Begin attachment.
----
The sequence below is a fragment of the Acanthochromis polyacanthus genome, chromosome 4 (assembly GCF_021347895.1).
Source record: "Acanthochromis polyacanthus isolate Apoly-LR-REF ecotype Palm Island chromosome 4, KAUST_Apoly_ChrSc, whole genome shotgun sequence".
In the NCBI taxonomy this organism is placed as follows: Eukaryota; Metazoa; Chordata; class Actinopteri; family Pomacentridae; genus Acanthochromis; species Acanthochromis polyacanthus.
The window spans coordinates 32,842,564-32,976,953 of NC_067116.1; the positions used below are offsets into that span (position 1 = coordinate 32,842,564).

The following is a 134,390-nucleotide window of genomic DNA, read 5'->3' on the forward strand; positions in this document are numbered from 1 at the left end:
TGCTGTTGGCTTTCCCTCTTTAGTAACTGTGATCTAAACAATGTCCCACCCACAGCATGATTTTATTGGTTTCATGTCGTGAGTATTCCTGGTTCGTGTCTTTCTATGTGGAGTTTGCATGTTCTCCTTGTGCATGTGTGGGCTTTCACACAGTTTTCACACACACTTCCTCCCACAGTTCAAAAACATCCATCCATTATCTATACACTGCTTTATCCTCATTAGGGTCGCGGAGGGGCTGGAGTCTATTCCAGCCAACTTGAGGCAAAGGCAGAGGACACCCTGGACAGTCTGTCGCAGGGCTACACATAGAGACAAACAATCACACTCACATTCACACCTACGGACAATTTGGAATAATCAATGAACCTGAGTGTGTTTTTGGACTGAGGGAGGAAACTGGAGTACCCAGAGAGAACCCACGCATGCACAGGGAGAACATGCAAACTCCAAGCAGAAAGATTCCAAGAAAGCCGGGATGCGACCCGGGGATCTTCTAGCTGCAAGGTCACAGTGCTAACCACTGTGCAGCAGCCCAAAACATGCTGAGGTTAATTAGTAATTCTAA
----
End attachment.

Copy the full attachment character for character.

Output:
The sequence below is a fragment of the Acanthochromis polyacanthus genome, chromosome 4 (assembly GCF_021347895.1).
Source record: "Acanthochromis polyacanthus isolate Apoly-LR-REF ecotype Palm Island chromosome 4, KAUST_Apoly_ChrSc, whole genome shotgun sequence".
In the NCBI taxonomy this organism is placed as follows: Eukaryota; Metazoa; Chordata; class Actinopteri; family Pomacentridae; genus Acanthochromis; species Acanthochromis polyacanthus.
The window spans coordinates 32,842,564-32,976,953 of NC_067116.1; the positions used below are offsets into that span (position 1 = coordinate 32,842,564).

The following is a 134,390-nucleotide window of genomic DNA, read 5'->3' on the forward strand; positions in this document are numbered from 1 at the left end:
TGCTGTTGGCTTTCCCTCTTTAGTAACTGTGATCTAAACAATGTCCCACCCACAGCATGATTTTATTGGTTTCATGTCGTGAGTATTCCTGGTTCGTGTCTTTCTATGTGGAGTTTGCATGTTCTCCTTGTGCATGTGTGGGCTTTCACACAGTTTTCACACACACTTCCTCCCACAGTTCAAAAACATCCATCCATTATCTATACACTGCTTTATCCTCATTAGGGTCGCGGAGGGGCTGGAGTCTATTCCAGCCAACTTGAGGCAAAGGCAGAGGACACCCTGGACAGTCTGTCGCAGGGCTACACATAGAGACAAACAATCACACTCACATTCACACCTACGGACAATTTGGAATAATCAATGAACCTGAGTGTGTTTTTGGACTGAGGGAGGAAACTGGAGTACCCAGAGAGAACCCACGCATGCACAGGGAGAACATGCAAACTCCAAGCAGAAAGATTCCAAGAAAGCCGGGATGCGACCCGGGGATCTTCTAGCTGCAAGGTCACAGTGCTAACCACTGTGCAGCAGCCCAAAACATGCTGAGGTTAATTAGTAATTCTAA